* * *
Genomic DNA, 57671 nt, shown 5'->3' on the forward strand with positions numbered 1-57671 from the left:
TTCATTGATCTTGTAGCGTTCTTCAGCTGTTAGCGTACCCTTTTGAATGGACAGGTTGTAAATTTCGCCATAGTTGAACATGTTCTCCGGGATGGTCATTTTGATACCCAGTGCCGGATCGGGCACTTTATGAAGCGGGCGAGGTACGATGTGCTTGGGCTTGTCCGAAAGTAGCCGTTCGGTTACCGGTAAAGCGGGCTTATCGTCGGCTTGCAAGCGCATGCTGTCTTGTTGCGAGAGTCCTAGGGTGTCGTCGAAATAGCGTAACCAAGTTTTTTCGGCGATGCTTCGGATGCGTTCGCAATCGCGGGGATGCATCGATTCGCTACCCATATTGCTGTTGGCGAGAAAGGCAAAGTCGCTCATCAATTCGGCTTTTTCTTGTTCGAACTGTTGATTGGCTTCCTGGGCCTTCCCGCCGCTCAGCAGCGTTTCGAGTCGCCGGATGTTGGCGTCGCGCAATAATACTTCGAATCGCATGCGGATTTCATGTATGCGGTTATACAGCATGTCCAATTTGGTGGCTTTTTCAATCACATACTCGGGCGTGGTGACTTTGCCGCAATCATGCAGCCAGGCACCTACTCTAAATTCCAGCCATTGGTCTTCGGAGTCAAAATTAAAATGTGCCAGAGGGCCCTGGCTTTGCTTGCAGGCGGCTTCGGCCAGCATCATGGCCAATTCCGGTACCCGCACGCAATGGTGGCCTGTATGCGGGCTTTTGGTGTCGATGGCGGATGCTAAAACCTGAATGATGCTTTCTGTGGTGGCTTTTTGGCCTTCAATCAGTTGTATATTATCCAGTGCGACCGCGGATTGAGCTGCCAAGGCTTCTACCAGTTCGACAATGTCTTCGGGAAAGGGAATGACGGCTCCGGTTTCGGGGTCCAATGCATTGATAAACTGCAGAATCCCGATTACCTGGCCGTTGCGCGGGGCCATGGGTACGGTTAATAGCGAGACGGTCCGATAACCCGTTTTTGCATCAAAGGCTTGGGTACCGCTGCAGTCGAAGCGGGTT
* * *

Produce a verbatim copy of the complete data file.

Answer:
Genomic DNA, 57671 nt, shown 5'->3' on the forward strand with positions numbered 1-57671 from the left:
TTCATTGATCTTGTAGCGTTCTTCAGCTGTTAGCGTACCCTTTTGAATGGACAGGTTGTAAATTTCGCCATAGTTGAACATGTTCTCCGGGATGGTCATTTTGATACCCAGTGCCGGATCGGGCACTTTATGAAGCGGGCGAGGTACGATGTGCTTGGGCTTGTCCGAAAGTAGCCGTTCGGTTACCGGTAAAGCGGGCTTATCGTCGGCTTGCAAGCGCATGCTGTCTTGTTGCGAGAGTCCTAGGGTGTCGTCGAAATAGCGTAACCAAGTTTTTTCGGCGATGCTTCGGATGCGTTCGCAATCGCGGGGATGCATCGATTCGCTACCCATATTGCTGTTGGCGAGAAAGGCAAAGTCGCTCATCAATTCGGCTTTTTCTTGTTCGAACTGTTGATTGGCTTCCTGGGCCTTCCCGCCGCTCAGCAGCGTTTCGAGTCGCCGGATGTTGGCGTCGCGCAATAATACTTCGAATCGCATGCGGATTTCATGTATGCGGTTATACAGCATGTCCAATTTGGTGGCTTTTTCAATCACATACTCGGGCGTGGTGACTTTGCCGCAATCATGCAGCCAGGCACCTACTCTAAATTCCAGCCATTGGTCTTCGGAGTCAAAATTAAAATGTGCCAGAGGGCCCTGGCTTTGCTTGCAGGCGGCTTCGGCCAGCATCATGGCCAATTCCGGTACCCGCACGCAATGGTGGCCTGTATGCGGGCTTTTGGTGTCGATGGCGGATGCTAAAACCTGAATGATGCTTTCTGTGGTGGCTTTTTGGCCTTCAATCAGTTGTATATTATCCAGTGCGACCGCGGATTGAGCTGCCAAGGCTTCTACCAGTTCGACAATGTCTTCGGGAAAGGGAATGACGGCTCCGGTTTCGGGGTCCAATGCATTGATAAACTGCAGAATCCCGATTACCTGGCCGTTGCGCGGGGCCATGGGTACGGTTAATAGCGAGACGGTCCGATAACCCGTTTTTGCATCAAAGGCTTGGGTACCGCTGCAGTCGAAGCGGGTT